written by: Noah Storkson
There is a captivating little collection of essays by G.K. Chesterton called The Defendant. A little essay therein titled “A Defense of Humility” is of particular interest to me because it compliments what I believe to be the best writing on the subject of pride —and its opposite, humility—that I have ever read: a chapter entitled “The Great Sin” in C.S. Lewis’ famous book Mere Christianity.1 I am sure that most of us have been sufficiently taught that pride is a heinous sin. In fact, I do not need to make any case for how annoying and repulsive pride can be in everyday life. I am sure we can think of plenty of examples! Does someone come to mind? I hope to bring about more helpful realizations through the wisdom of Chesterton and Lewis together: first, pride is sneakier than you think; and second, humility is more joyful than you can imagine!
First, pride is sneakier than you think. In the above paragraph, I commented on how many examples of pride we can think of in everyday life. How did you respond to that sentence? Lewis says that your reaction may be a good test of your humility because “the more we have [pride] ourselves, the more we dislike it in others.” Pride sneaks itself in through thoughts such as “He’s so prideful,” and “She’s so arrogant.” This is because pride is, in Lewis’ words, “essentially competitive” (emphasis mine), and to Chesterton, it separates one from another. Pride is not concerned with who is good, but only who is better. Does this not express itself in the separation of friends and family that have offended egos? And yet both parties accuse the other of arrogance!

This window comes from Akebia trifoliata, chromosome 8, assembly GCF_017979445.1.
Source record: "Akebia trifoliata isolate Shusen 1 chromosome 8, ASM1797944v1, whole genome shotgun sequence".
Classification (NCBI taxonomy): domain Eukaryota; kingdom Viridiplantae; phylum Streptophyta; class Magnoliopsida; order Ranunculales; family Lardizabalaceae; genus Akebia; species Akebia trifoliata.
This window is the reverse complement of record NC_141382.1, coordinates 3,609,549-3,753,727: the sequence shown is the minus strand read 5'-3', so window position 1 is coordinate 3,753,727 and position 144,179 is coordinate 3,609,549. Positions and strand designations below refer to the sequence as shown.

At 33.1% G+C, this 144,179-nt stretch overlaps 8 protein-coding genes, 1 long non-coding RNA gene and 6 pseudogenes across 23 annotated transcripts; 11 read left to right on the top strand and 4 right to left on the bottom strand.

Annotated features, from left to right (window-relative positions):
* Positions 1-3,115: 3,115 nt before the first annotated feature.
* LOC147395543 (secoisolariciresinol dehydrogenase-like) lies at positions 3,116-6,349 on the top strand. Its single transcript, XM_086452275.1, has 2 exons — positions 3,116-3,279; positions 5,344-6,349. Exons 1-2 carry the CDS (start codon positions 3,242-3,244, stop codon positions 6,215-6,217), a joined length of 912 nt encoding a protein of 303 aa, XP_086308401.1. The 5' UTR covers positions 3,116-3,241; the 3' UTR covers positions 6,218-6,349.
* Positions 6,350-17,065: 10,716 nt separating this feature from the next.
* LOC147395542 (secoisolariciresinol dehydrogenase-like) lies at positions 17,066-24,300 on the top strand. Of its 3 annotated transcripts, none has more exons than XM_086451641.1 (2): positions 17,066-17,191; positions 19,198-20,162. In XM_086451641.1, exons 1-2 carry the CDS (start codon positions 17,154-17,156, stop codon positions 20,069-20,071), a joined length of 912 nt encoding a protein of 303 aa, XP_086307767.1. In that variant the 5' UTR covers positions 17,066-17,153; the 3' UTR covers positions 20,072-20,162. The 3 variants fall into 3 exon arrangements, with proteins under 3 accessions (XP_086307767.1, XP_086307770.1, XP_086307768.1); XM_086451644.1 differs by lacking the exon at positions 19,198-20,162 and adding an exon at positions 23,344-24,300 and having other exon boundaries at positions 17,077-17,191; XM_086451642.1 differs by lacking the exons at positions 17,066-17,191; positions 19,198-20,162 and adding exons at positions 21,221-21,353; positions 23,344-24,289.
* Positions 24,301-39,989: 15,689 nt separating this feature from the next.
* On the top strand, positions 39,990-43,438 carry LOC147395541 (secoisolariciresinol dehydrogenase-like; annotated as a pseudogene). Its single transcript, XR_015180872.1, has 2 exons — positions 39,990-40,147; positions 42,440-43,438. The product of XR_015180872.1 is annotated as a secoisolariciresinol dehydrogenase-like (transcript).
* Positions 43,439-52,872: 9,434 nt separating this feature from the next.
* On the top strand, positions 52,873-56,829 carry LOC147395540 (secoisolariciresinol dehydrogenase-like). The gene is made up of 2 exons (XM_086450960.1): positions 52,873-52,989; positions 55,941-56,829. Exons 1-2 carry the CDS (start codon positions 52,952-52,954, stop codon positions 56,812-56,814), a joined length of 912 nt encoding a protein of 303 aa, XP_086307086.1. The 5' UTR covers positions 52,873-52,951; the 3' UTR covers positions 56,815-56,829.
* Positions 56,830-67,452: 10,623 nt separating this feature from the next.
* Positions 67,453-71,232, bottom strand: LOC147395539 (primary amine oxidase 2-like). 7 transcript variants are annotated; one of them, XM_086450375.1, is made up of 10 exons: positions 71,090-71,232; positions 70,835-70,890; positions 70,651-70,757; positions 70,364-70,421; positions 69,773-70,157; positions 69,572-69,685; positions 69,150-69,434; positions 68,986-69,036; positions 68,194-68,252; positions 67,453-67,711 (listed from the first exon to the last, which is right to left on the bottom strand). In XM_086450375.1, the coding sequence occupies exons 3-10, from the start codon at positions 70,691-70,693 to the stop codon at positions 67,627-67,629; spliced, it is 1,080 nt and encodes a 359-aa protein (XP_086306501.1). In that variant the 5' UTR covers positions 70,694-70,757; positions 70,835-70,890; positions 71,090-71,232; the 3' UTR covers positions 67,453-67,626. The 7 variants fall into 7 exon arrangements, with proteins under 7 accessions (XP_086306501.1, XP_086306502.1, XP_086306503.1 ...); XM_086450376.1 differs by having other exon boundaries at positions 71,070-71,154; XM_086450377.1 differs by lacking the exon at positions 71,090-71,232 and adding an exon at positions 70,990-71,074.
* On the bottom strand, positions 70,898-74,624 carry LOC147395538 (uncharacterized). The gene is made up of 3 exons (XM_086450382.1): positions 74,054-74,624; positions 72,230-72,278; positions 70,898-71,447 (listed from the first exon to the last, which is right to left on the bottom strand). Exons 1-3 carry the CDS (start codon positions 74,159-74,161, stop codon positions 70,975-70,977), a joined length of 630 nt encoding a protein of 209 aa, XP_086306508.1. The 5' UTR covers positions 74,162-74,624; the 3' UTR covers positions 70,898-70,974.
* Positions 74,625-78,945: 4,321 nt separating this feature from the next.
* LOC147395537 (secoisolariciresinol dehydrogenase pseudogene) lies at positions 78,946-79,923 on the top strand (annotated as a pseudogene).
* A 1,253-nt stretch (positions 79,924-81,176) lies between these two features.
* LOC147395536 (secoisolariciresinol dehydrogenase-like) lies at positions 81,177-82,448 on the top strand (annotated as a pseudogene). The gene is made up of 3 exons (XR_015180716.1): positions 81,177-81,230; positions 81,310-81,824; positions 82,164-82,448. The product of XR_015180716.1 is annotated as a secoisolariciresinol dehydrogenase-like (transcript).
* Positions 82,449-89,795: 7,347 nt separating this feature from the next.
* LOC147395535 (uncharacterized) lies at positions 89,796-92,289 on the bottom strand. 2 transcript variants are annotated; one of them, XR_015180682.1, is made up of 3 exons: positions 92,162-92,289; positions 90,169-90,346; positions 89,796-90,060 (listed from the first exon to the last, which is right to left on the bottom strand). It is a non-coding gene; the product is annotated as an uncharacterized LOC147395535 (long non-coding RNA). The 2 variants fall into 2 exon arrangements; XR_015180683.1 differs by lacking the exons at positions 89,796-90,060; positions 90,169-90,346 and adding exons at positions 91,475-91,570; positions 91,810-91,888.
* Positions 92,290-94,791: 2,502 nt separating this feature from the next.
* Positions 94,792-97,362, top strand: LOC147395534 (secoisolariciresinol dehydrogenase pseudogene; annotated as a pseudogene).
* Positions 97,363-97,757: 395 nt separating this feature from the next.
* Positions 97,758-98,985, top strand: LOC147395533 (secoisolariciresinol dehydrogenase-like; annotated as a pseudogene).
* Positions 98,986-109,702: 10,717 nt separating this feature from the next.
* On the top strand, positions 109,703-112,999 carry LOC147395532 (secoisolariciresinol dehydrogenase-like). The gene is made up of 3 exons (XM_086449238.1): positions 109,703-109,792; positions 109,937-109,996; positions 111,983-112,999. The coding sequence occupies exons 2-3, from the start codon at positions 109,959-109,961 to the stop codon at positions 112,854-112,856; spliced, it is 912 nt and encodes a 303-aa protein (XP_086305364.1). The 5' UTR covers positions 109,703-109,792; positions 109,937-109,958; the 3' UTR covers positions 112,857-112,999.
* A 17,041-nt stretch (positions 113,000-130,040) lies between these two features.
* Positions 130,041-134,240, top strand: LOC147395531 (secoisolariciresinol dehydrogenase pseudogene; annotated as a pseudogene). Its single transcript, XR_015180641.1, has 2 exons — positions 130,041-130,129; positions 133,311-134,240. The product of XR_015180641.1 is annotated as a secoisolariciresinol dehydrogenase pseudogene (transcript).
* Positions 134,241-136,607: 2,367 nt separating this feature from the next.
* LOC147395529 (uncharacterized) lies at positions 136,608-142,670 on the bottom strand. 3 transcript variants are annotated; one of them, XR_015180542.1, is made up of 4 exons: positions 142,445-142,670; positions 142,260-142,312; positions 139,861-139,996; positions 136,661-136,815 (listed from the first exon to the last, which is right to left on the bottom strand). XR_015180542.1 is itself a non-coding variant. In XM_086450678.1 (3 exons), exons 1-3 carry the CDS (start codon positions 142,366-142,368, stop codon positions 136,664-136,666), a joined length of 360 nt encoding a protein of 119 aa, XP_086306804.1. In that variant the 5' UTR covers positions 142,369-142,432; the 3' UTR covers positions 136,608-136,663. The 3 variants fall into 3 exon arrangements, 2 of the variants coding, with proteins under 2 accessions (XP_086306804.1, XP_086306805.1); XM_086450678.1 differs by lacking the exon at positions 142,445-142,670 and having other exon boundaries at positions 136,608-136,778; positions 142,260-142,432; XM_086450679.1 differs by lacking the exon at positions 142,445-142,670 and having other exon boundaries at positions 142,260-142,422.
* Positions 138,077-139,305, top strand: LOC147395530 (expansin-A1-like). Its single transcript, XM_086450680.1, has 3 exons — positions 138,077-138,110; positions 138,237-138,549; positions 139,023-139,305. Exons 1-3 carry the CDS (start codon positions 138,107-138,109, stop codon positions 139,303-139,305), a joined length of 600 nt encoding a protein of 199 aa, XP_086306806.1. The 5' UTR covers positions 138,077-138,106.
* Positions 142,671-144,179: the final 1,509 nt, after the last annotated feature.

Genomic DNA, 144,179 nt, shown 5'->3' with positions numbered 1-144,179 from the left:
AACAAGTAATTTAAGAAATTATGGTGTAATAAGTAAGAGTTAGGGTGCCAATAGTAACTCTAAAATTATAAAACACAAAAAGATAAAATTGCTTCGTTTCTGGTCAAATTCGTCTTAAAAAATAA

The most serious case of this is religious pride. Both our authors point out the unique relationship that Christianity has with pride, which is the worst and most anti-God of the vices. Lewis poignantly says, “A proud man is always looking down on things and people: and, of course, as long as you are looking down, you cannot see something that is above you.” A prideful person seeks to esteem himself; therefore, the vastly superior God is his enemy since the Almighty cannot be contended against successfully. So how can there be religious pride? Lewis says, “They pay a pennyworth of imaginary humility to Him and get out of it a pound’s worth of Pride towards their fellow men.” In other words, a prideful man may admit his nothingness before the “Almighty” (this is the penny’s worth), but only insofar as they imagine this “God” approving them and their superiority to the average person! As you can see, pride corrupts in the most unnoticeable ways, disguised by the hate of it in other people.
Now we turn to the more enjoyable, but arguably more difficult, topic: humility. If pride is high esteem of one’s self, is humility low esteem? By no means! No one enjoys the company of someone who is always explaining how bad they are at things in an effort to be “humble.” I have been that person before, and to the contrary, I find that it is merely a front to pride. True humility is not concerned with esteem at all. Indeed, a humble person will not even be concerned with himself.